David Caspe has had this fight before.
The creator of “Happy Endings” went into his first TV show facing low expectations from just about everyone. After all, who wants to watch a sitcom about a group of friends recuperating from two of its members’ impossibly awkward breakup? The second word in the portmanteau is “comedy,” after all, and it was impossible to imagine the couple recovering let alone think about laughing off the expensive heartbreak.
Yet with a bit of casting wizardry and the rapid wit of its writers’ room, “Happy Endings” morphed into one of the best comedies on TV. Caspe & Co. pushed past the uncomfortable opening quickly, moving on to true sitcom territory — “Happy Endings” was “Friends”-esque with a modern bent, but, sadly, couldn’t survive on the increasingly family-friendly ABC. Despite glowing reviews and a passionate fan base, Caspe’s first show only lasted three seasons, in part because it never overcame the early stigma of its fateful premise.
Now he’s at it again. In “Marry Me,” Caspe now finds himself with another off-putting initial story: Annie (“Happy Endings” veteran Casey Wilson) and Jake (supporting comedy power player Ken Marino) return from a long, fun-filled vacation only to have it all unravel when Annie inadvertently ruins Jake’s proposal. The rest of the pilot is spent watching the two jump in and out of the marriage ring, citing reason after even-more-ludicrous-reason to get married or not.
Based on these first 22 minutes, it seems like “Marry Me” will chronicle the difficulties that go into getting married: Not finding the right guy or girl, but actually surviving the engagement process without breaking up. Though each couple certainly goes through their own journey on the way to the alter, watching just the first episode of “Marry Me” brought up issues that didn’t feel organic. They felt forced. Annie won’t turn around and look at the man she wants to marry until after she’s spewed a vitriol against much of what he holds dear. Jake blames Annie for some trouble at the office when it seems like something he should have warned her about far sooner.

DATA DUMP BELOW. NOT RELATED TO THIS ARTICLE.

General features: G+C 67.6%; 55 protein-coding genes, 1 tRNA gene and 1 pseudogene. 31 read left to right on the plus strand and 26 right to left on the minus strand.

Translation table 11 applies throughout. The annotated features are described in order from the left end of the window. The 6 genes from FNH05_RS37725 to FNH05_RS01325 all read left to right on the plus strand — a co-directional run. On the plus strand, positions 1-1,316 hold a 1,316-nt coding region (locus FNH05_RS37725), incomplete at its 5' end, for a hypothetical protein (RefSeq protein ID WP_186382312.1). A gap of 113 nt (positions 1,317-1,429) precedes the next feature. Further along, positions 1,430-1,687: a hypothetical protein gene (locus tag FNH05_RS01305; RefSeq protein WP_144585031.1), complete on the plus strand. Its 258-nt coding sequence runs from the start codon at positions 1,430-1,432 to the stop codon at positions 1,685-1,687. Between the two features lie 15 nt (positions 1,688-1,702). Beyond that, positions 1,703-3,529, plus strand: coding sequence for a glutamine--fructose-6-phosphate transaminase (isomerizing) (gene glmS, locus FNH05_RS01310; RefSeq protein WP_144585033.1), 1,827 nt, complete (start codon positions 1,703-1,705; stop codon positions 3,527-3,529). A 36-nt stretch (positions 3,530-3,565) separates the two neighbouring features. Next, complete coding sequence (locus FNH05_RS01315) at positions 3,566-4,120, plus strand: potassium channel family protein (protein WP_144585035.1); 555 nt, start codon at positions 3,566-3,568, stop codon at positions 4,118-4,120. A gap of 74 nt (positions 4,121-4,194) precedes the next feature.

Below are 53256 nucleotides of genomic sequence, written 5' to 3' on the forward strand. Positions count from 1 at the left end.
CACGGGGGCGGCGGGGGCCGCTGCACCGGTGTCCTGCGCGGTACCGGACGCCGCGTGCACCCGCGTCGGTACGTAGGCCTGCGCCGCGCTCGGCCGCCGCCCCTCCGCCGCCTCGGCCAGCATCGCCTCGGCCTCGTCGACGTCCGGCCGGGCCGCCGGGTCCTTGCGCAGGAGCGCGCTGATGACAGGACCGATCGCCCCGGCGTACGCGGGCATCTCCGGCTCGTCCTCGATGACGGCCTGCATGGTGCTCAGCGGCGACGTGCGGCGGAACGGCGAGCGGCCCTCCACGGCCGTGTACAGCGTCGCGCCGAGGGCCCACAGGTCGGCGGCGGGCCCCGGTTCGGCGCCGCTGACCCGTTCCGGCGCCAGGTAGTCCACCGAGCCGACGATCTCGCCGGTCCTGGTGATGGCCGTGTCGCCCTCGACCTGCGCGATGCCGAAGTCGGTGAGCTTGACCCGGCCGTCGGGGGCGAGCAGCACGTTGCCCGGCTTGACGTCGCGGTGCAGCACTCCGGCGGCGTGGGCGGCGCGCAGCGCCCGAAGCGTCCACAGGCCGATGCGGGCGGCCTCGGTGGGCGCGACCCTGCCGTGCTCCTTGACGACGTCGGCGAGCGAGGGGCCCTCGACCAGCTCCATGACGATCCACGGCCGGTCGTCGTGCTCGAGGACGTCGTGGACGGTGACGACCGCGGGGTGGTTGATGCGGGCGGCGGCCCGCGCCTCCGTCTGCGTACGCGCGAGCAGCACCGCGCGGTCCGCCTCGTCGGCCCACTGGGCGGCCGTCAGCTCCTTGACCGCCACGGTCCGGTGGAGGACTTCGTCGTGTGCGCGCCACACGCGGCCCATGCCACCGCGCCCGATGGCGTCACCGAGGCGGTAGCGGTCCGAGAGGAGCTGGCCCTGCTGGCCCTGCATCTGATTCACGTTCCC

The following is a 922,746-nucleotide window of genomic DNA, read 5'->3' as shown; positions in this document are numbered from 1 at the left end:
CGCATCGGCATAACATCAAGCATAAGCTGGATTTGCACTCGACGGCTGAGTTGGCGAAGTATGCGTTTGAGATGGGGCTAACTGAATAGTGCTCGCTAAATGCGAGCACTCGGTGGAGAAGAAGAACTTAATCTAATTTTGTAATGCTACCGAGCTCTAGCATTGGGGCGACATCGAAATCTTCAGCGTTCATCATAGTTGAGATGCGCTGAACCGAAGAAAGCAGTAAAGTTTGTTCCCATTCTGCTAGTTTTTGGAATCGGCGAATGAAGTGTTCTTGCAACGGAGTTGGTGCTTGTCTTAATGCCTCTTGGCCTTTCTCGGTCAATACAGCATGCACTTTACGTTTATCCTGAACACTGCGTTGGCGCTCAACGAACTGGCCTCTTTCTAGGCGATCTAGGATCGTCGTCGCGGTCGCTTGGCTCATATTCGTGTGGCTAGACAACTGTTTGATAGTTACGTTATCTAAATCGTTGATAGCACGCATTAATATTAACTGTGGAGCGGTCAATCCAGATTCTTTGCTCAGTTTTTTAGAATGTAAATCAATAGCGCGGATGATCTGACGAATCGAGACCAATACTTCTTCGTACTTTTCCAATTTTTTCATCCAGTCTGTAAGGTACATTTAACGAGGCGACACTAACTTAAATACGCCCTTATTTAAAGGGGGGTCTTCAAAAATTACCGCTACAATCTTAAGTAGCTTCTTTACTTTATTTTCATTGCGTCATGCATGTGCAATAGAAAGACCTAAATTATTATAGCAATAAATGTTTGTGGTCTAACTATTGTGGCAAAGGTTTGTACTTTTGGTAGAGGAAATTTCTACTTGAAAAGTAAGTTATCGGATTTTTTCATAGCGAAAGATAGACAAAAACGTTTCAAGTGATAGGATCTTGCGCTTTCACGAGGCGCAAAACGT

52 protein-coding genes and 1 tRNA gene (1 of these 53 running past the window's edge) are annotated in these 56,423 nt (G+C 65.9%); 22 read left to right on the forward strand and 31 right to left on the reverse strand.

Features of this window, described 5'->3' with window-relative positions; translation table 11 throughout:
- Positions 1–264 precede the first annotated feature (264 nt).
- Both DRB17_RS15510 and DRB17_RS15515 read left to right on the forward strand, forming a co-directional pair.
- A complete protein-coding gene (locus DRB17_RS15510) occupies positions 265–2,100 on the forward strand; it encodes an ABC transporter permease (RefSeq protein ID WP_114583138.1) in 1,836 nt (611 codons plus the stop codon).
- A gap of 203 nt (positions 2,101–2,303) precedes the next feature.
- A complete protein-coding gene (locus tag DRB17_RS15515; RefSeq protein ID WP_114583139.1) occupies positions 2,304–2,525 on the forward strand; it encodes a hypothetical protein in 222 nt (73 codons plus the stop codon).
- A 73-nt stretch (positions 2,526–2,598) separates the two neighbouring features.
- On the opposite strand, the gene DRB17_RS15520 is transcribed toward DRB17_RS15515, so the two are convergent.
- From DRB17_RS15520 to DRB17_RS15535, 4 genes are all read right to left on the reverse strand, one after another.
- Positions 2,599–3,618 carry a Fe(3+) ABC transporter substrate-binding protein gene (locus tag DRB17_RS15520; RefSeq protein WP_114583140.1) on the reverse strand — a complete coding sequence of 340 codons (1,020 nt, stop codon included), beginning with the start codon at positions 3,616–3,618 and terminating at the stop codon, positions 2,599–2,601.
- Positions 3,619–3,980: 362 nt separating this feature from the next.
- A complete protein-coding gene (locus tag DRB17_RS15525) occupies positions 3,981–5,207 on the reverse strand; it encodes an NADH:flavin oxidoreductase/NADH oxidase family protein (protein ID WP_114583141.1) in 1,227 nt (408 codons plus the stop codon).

Scenes like these shouldn’t work, and they certainly don’t bode well for the future — but so much else does. Somehow even the most contrived moments of drama are made endearing and often funny by Wilson and Marino, a pair of talented comedians more than deserving of great material week in and week out. They might get it, too. Given Caspe’s one-show track record, he’s much better at rolling with what’s given to him than starting from scratch. Both of his shows stumbled out of the gate, but he adapted one quickly into exactly what it was meant to be and may do so again here.
“Marry Me” is much more focused on its problematic core couple, but it’s got a deep bench of supporting talent. Tim Meadows (“SNL”) and Dan Bucatinsky (“The Comeback”) play Annie’s parents as more than just gimmicky gay stereotypes (even though they’re both named Kevin) — their zippy verve and biting commentary establishes them quickly as characters instead of caricatures. The same goes for Dennah (Sarah Wright) and Gil (John Gemberling), who are still a little close to walking cliches of the Pretty Friend and Bearded Buddy, respectively, but appear three-dimensional enough to grow out of them.
There’s the rub, though. For all the jokes flying throughout the packed premiere, “Marry Me” can’t escape the limitations of its build — and it may not have time to break free of its own constraints. Modern broadcast TV lives and dies on early ratings, especially comedies. Without a big number on its first night, NBC may have to save another (potential) cult favorite from extinction. But before we start thinking about happy endings, let’s make sure “Marry Me” changes for the better and not the worse.